Three officials who played vital roles in combating the 2008 financial crisis say they worry that the painful lessons from the banking system's near-collapse a decade ago may be forgotten.
"It is important that people focus on the lessons," said former Treasury Secretary Henry Paulson. "We are not sure people remember everything they need to remember."
Paulson, who was at the Treasury's helm when the crisis erupted in the fall of 2008, and Timothy Geithner, who succeeded him in 2009, joined Ben Bernanke, the former Federal Reserve chairman, at a round-table discussion last week in advance of the 10th anniversary of the crisis.
The turbulent period, in which key financial institutions, including Lehman Brothers, Bear Stearns, Fannie Mae, Freddie Mac and American International Group either failed or nearly did, marked America's worst financial crisis since the Great Depression.
On Sept. 11, former officials from the Fed, the Treasury and other agencies will meet at the Brookings Institution in Washington to discuss what worked and what didn't and what should be done to prepare for the next crisis.
"We hope to provide some useful guidance — perhaps more than the three of us had," Bernanke said.
Since President Donald Trump took office, momentum has grown within the administration and among Congress' Republican leaders to reverse parts of the Dodd-Frank financial overhaul law, which Congress passed in 2010 to tighten regulatory loopholes revealed by the crisis. Legislation enacted this year makes modest changes to Dodd-Frank, mainly in exempting smaller banks from the stricter requirements.
Bernanke, Geithner and Paulson said that so far, the easing of parts of Dodd-Frank represented sensible changes. But they cautioned that deregulatory zeal could go too far and again leave the financial system vulnerable to excessive risk-taking.
"We let the financial system outgrow the protections we put in place in the Great Depressions and ... made the system very fragile and vulnerable to panic," Geithner said. "One of the most powerful lessons from this crisis should be that you want to work very hard to make sure that your defenses are robust."
The 2008 crisis deepened a recession that had begun in late 2007 and turned it into the worst downturn since the 1930s, with 8.7 million people thrown out of work. Though the economy has created 19 million jobs since the depths of the downturn and the economy has expanded since 2009, the recovery has been the slowest in the post-World War II period and wage growth has languished.
The resulting economic discontent, fed by widening financial inequality, contributed to Trump's presidential victory. Similarly weak recoveries fueled populist backlashes in other nations, too.
"Financial crises, particularly big ones, do tend to get followed by a population reaction; that was certainly the case in the 1930s," Bernanke said, alluding to the rise of Hitler in Germany and other fascist movements.
But Bernanke suggested that some disturbing trends — from worsening income inequality to a lack of upward mobility to the opioid epidemic — go back much further than 2008.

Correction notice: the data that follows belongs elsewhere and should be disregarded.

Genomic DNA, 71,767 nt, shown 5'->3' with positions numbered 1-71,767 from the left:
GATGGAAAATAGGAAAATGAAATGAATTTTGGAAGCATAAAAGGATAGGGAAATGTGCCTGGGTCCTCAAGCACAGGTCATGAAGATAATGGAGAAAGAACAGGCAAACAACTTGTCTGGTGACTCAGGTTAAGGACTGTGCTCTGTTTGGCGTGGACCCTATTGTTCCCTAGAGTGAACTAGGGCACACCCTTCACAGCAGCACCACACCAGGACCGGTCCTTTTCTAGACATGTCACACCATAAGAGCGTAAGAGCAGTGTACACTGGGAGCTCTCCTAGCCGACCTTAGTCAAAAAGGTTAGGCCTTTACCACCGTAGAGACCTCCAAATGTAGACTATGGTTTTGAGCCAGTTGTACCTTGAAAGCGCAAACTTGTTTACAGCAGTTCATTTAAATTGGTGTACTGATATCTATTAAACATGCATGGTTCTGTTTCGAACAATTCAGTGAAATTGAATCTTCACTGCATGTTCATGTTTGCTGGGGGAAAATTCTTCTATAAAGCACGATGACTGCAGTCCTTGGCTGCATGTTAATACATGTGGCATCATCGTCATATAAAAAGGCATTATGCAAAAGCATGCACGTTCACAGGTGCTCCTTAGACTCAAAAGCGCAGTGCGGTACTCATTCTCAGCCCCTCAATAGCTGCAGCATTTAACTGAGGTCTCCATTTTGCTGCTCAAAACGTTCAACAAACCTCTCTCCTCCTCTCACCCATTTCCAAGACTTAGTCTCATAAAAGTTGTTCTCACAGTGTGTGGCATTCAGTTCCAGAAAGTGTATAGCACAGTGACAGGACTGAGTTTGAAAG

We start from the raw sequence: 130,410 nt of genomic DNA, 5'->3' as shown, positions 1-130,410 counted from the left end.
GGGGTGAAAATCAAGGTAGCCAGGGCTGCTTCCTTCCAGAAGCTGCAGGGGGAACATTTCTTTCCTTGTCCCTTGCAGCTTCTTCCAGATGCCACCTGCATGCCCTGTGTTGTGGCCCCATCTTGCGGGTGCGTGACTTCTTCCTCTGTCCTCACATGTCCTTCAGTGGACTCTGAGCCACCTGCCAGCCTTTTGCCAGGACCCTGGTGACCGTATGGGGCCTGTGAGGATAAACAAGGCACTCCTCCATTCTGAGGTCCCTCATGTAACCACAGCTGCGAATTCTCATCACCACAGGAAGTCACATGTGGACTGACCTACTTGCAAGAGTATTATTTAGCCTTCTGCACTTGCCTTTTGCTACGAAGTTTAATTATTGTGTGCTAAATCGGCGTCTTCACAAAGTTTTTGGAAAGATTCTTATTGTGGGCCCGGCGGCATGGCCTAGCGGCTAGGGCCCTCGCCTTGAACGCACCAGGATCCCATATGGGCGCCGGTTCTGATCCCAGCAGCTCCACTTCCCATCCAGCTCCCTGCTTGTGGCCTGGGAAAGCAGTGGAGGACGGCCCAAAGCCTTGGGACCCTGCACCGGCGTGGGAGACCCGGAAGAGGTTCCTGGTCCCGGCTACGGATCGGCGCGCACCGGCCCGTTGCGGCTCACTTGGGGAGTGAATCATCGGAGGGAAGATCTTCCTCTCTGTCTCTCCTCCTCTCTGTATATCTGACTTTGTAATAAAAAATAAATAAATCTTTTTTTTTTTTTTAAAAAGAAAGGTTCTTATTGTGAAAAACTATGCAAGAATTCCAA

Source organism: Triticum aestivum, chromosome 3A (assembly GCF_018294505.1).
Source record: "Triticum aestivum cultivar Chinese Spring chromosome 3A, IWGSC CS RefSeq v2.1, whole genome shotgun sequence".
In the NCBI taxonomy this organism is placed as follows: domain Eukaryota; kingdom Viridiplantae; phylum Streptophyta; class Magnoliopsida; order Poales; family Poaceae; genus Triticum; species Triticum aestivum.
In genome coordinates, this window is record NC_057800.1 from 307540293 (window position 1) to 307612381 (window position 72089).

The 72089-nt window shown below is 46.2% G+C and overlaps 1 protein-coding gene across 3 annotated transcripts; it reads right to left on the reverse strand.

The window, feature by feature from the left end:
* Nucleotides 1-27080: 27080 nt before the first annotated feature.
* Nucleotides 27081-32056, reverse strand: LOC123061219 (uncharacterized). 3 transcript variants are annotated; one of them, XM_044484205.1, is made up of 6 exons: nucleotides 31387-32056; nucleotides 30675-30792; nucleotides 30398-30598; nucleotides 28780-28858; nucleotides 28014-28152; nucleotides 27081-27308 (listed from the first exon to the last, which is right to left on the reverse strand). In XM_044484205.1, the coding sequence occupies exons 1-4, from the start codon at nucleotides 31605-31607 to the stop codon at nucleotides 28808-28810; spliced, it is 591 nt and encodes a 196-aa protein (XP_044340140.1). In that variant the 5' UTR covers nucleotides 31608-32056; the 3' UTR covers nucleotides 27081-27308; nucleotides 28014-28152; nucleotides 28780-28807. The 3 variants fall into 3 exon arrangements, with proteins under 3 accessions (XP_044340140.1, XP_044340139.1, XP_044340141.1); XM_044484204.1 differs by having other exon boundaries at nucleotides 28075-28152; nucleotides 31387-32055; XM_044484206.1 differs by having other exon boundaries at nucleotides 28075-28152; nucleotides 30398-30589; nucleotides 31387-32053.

"The changes brought about by technology and globalization displaced many people in many communities, and there was not an adequate effort to deal with these displacements," he said.
The three agreed that one of their mistakes during the crisis was failing to adequately explain publicly why billions in bailout dollars were being provided to the big banks, whose executives were able to keep their huge bonuses even though they ran the institutions that caused the crisis.
The three asserted that they had no choice but to use taxpayer money to stabilize the financial institutions — money that was eventually repaid — because the only alternative would have been to allow the entire banking system to collapse, with far graver consequences for the country.
"The public was angry; they wanted to see us, if not punish the banks, (then) put limits on bonuses," Paulson said. "I was totally ineffective at having the American people understand that what we were doing was for them and not for Wall Street."
Paulson and the others expressed concerns about the huge budget deficits now being projected over the next decade as well as about restrictions imposed on the Fed, the Treasury and the Federal Deposit Insurance Corp. in managing any future crises. The Dodd-Frank law restricted the ability of the Fed, the Treasury and other federal agencies to make the types of emergency loans to troubled banks that they did in 2008.
But they also noted that government officials confronted tough obstacles in 2008: They had to address the crisis with outdated laws ill-suited to managing the giant banks that needed bailouts. Government officials also faced a lame-duck President George W. Bush and a politically polarized Congress.
At the same time, Geithner said, "We had the benefit of two presidents of two different parties at a very dangerous moment working together and a set of institutions willing to work very cooperatively," Geithner said.
Such collaboration, he said, is necessary to manage any significant economic threats.
"We need to find a way politically to bring the same level of overwhelming force and creativity to the range of other daunting challenges facing the American economy," Geithner said.